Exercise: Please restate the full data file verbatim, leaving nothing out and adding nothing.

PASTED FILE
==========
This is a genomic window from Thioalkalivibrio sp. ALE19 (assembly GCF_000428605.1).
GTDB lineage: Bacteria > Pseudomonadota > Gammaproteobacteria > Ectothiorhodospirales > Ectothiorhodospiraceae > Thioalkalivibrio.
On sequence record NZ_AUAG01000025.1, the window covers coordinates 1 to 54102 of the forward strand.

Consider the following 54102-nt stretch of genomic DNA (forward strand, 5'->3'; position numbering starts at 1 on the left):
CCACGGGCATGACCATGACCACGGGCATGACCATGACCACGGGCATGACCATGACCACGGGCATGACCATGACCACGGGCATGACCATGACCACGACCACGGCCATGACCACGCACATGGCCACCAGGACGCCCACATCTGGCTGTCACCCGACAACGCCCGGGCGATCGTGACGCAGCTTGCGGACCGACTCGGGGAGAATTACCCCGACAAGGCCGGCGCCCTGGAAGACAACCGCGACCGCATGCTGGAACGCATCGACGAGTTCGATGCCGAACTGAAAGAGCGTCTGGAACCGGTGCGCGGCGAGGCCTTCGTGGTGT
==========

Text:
This is a genomic window from Thioalkalivibrio sp. ALE19 (assembly GCF_000428605.1).
GTDB lineage: Bacteria > Pseudomonadota > Gammaproteobacteria > Ectothiorhodospirales > Ectothiorhodospiraceae > Thioalkalivibrio.
On sequence record NZ_AUAG01000025.1, the window covers coordinates 1 to 54102 of the forward strand.

Consider the following 54102-nt stretch of genomic DNA (forward strand, 5'->3'; position numbering starts at 1 on the left):
CCACGGGCATGACCATGACCACGGGCATGACCATGACCACGGGCATGACCATGACCACGGGCATGACCATGACCACGGGCATGACCATGACCACGACCACGGCCATGACCACGCACATGGCCACCAGGACGCCCACATCTGGCTGTCACCCGACAACGCCCGGGCGATCGTGACGCAGCTTGCGGACCGACTCGGGGAGAATTACCCCGACAAGGCCGGCGCCCTGGAAGACAACCGCGACCGCATGCTGGAACGCATCGACGAGTTCGATGCCGAACTGAAAGAGCGTCTGGAACCGGTGCGCGGCGAGGCCTTCGTGGTGT